With the biggest month of the year only weeks away, most smart club operators have already planned how to ensure January is not just a good month but a great month. They have found that December is the time to re-energize their staff, evaluate the past year and prepare for the January rush.

Although January's influx of new members may seem automatic, it is crucial that club owners prepare themselves to make it happen, not just watch it happen. The difference between an average month and a great month in January can determine how profitable you will be for the entire year. The secrets are preparation, planning and being proactive.

Unfortunately, guest traffic in most clubs has dwindled in the past few months compared to previous years. What has caused the drop in traffic? Is a higher volume of competition causing the low response to marketing? Are people too stressed by the pressure-cooker that we live in today to even think about joining a club? Or is it the fact that at least 50 percent of health club members fail to achieve their desired goals let alone stick with a regular exercise program?

Your salespeople rely a lot on face-to-face contacts with people. That's why proper training is important. You should ensure that every time they meet someone, they are sincerely interested in learning who they are, what they do and whether or not they can be of service to them. That's especially important in January when the high number of new members can make each of them feel insignificant and unimportant.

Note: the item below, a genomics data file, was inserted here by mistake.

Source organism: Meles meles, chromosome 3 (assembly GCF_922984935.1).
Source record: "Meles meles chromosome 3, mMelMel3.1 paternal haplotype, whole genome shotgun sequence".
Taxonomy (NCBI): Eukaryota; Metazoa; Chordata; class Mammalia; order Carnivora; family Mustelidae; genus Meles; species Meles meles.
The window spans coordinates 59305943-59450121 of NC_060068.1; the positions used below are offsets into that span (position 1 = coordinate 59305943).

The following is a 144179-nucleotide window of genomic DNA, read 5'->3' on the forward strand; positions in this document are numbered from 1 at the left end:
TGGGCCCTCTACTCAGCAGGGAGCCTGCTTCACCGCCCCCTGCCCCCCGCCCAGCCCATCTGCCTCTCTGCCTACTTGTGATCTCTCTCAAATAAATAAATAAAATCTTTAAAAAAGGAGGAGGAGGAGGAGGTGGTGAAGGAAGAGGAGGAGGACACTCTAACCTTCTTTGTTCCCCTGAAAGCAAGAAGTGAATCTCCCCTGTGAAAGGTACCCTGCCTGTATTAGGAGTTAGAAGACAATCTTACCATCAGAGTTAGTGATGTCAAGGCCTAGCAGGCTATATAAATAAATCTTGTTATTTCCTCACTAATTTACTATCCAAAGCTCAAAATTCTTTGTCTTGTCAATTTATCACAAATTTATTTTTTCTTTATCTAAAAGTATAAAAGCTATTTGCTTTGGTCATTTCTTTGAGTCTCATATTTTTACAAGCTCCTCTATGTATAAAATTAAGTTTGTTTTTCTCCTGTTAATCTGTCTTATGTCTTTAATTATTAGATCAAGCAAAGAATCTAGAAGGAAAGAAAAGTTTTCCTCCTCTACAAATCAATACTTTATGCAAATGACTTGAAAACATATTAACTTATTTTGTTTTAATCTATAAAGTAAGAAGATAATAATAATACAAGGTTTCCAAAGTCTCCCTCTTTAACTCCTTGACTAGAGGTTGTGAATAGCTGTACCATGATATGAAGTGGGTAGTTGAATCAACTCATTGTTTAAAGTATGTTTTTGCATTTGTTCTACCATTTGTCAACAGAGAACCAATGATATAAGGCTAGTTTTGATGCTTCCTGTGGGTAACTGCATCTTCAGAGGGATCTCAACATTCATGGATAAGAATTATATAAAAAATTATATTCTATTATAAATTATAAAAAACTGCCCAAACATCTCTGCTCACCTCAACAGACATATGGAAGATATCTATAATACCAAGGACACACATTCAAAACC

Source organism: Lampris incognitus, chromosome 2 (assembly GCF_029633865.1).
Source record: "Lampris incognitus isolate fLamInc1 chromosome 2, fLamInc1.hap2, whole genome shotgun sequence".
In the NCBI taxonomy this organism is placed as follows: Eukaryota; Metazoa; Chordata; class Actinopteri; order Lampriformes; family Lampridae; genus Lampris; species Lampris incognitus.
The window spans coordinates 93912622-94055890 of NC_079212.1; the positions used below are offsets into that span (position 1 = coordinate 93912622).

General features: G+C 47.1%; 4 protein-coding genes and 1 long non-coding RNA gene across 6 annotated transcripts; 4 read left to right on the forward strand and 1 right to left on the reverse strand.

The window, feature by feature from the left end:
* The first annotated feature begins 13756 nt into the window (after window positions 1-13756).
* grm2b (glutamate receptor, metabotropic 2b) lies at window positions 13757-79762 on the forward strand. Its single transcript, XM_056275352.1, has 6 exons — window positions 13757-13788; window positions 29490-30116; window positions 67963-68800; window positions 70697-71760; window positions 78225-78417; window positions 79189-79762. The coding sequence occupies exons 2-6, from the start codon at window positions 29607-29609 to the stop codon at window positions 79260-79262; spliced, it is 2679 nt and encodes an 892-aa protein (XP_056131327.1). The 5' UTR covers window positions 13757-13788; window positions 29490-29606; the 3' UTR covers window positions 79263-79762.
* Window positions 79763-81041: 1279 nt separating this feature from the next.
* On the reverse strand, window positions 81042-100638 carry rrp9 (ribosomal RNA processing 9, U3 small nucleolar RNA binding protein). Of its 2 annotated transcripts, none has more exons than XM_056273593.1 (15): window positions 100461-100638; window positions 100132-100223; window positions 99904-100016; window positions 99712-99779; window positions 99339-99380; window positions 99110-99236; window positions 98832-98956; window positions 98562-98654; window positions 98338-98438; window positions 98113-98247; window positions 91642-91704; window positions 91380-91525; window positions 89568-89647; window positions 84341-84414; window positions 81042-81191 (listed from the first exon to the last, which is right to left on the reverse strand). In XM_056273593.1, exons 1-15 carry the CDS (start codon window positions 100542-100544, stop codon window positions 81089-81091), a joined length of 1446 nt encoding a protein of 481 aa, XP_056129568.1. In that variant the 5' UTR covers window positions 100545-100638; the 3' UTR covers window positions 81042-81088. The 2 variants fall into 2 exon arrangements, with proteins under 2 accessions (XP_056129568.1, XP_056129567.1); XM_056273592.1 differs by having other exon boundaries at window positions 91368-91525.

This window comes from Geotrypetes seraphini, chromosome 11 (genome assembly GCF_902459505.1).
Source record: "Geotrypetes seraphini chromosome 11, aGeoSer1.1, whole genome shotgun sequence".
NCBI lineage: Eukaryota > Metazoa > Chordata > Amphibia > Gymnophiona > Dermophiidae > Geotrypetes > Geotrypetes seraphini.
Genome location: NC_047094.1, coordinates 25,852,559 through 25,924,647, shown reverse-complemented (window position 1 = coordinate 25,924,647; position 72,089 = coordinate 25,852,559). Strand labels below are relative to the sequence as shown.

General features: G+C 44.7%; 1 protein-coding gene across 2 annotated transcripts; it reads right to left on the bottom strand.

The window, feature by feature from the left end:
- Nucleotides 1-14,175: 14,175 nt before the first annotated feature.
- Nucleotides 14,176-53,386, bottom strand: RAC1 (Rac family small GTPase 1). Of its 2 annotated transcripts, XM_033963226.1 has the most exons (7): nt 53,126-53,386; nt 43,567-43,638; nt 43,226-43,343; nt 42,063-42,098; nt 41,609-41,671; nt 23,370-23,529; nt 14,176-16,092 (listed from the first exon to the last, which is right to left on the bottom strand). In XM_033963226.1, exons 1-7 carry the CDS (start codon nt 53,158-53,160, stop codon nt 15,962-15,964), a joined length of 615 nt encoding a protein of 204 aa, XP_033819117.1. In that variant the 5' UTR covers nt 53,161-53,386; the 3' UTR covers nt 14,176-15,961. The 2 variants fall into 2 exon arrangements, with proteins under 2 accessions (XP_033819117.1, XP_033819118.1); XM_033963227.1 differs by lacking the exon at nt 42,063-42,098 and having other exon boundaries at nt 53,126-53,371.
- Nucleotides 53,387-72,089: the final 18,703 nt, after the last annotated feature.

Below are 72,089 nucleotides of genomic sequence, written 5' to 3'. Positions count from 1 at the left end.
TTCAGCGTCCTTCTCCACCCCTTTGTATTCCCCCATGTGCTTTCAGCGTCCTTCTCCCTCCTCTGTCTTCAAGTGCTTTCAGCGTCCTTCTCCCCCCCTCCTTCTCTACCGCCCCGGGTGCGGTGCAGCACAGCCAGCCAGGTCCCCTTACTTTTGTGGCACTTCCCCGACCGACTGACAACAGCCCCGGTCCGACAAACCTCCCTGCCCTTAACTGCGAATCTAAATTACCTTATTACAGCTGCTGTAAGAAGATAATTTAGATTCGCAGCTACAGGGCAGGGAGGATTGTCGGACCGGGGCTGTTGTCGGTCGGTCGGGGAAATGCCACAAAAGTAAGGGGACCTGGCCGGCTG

The people who join your club at the beginning of the new year often are people who have not been comfortable with the thought of exercising. It is crucial to your business' success that you and your staff make every prospective member feel welcome and comfortable, and that you show you are more interested in their health than in getting their money. Potential members are too intelligent to fall for manipulative tricks, but they will respond to a sincere desire to find out how your club and its services can benefit them.

Take the month of December to re-evaluate your last 12 months. What did you accomplish? Did you achieve your sales goals each month? For the months you did achieve your goals, what did you do right? For the months that you felt the club should have or could have achieved more, what would you change, and what would you like to remain the same?

In 2007, most clubs relied on a few traditional marketing ideas that just don't seem to work the way they used to. Do you have a list of 100 prospecting ideas? Make lists for sales, fitness retention and budgets. Remember, if you keep on doing the same things, you are going to get the same results. Read some articles, and get some fresh ideas. Don't be afraid to try some different strategies.

Don't forget about your team. Most successful organizations, not just clubs, re-invest in their employees. They take the time to see where their staff members are and what paths they want them to take in the coming year.

Most of all, be committed. Commitment can lead you to remarkable results. One of the great myths of top performance and big success is that it's all about motivation. While motivation is important, motivation is temporary. Success in anything demands the constant of commitment. Commitment is stronger than motivation. But before you can commit to anyone or anything, you must believe. Walt Disney once said, “When you believe in a thing, believe in it all the way, implicitly and unquestionably.” I couldn't agree more.

Ed Tock is a partner in Sales Makers, a marketing and sales training consulting firm that has worked with more than 1,000 clubs and won the IHRSA Associate of the Year award. He can be reached at 800-428-3334 or eddie@sales-makers.com.